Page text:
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How to File Categories for a Home Office

Categorizing you home office can organize your records so that they are functional and accessible. According to Home Made Simple, it is estimated that people never look at 80% of the papers they store, but you never know when you will need to find old tax information or insurance records. The typical suggested length of time to keep important documents is three years; however it is a smart idea to keep these papers filed away for longer if you have the space.

Sort your papers into color-coded files.
  1. Gather paper documents that you wish to file. Common types of important documents to keep track of are: W-2 and 1099 forms; brokerage or mutual fund statements; insurance records; car titles; medical documents; paystubs; and important pieces of identification.

  2. Sort and categorize the documents into specific sections. Examples of sections are insurance, home repairs or taxes. While you sort consider what items you will need at the same time and try to keep those papers together. Place the most recent documents at the top of the stack and the oldest papers at the bottom so that the most relevant information is easiest to locate.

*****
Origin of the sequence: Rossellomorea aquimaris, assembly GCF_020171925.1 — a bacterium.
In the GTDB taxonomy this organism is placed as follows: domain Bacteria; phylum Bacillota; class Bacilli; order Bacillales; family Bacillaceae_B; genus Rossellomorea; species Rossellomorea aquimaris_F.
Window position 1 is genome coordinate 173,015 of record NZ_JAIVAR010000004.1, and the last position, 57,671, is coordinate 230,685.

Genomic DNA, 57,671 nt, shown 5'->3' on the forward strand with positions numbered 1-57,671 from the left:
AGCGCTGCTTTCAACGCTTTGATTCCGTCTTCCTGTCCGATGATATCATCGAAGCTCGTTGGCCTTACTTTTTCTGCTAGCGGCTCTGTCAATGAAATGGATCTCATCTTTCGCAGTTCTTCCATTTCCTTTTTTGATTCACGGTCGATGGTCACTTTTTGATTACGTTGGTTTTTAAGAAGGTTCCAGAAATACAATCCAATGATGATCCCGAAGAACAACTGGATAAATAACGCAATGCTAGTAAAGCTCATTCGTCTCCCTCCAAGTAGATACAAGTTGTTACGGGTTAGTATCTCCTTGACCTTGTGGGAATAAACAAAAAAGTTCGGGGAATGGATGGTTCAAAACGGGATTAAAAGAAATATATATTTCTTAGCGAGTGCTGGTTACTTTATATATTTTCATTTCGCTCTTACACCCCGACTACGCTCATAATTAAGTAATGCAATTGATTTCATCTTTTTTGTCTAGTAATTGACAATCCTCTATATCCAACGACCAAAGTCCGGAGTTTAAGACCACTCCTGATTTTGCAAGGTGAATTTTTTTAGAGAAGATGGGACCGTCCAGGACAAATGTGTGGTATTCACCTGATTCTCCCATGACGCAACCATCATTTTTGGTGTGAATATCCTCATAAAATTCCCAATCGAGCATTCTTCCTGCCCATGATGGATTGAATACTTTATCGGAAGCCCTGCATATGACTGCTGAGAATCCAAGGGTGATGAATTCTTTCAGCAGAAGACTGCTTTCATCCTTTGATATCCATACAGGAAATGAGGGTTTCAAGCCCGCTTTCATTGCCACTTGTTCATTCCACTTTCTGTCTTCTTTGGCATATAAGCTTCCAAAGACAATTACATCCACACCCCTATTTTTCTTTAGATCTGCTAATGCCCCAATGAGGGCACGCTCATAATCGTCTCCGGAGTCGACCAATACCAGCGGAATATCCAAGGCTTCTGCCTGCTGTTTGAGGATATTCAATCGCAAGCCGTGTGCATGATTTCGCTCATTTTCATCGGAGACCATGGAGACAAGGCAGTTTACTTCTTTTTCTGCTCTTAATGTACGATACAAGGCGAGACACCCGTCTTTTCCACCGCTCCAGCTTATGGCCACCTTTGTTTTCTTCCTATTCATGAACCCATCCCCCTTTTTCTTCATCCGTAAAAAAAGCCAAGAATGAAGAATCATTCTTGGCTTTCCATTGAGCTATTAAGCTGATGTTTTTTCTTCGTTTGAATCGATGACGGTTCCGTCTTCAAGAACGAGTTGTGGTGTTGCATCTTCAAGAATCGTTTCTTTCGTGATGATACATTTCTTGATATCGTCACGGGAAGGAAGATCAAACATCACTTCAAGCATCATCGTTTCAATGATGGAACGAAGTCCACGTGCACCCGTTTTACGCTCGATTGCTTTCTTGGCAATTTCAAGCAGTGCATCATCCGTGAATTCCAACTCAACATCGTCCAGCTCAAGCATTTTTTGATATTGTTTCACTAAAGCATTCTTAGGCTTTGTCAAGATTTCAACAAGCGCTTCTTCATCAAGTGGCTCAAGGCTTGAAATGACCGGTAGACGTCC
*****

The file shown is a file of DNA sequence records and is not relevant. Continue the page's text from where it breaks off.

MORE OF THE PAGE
3. Organize your sorted stacks in color-coded and labeled hanging file folders. Use different folder colors for financial files, family and home files, career or education files, health files and hobby files. This makes your system even more efficient.

  4. Add your files to a file cabinet or file box. If you have a lot of files, use the drawers or multiple boxes as a way to sort your files further. Hanging folders work best for cabinets and boxes because they can be flipped through quickly.

  5. Place an inbox at a convenient location in your home office for papers that need to be filed. This prevents you from misplacing these documents before you are able to file them and is also a place for papers that need immediate attention.

About the Author

Julia Klaus has been a writer and copy editor for three years. She has edited books including "Top Dollar Plumber" by Sid Southerland and is contributer to eHow. Klaus has experience writing web copy and training manuals and has a Bachelor of Arts in English as well as a Master of Arts in teaching from the University of Portland.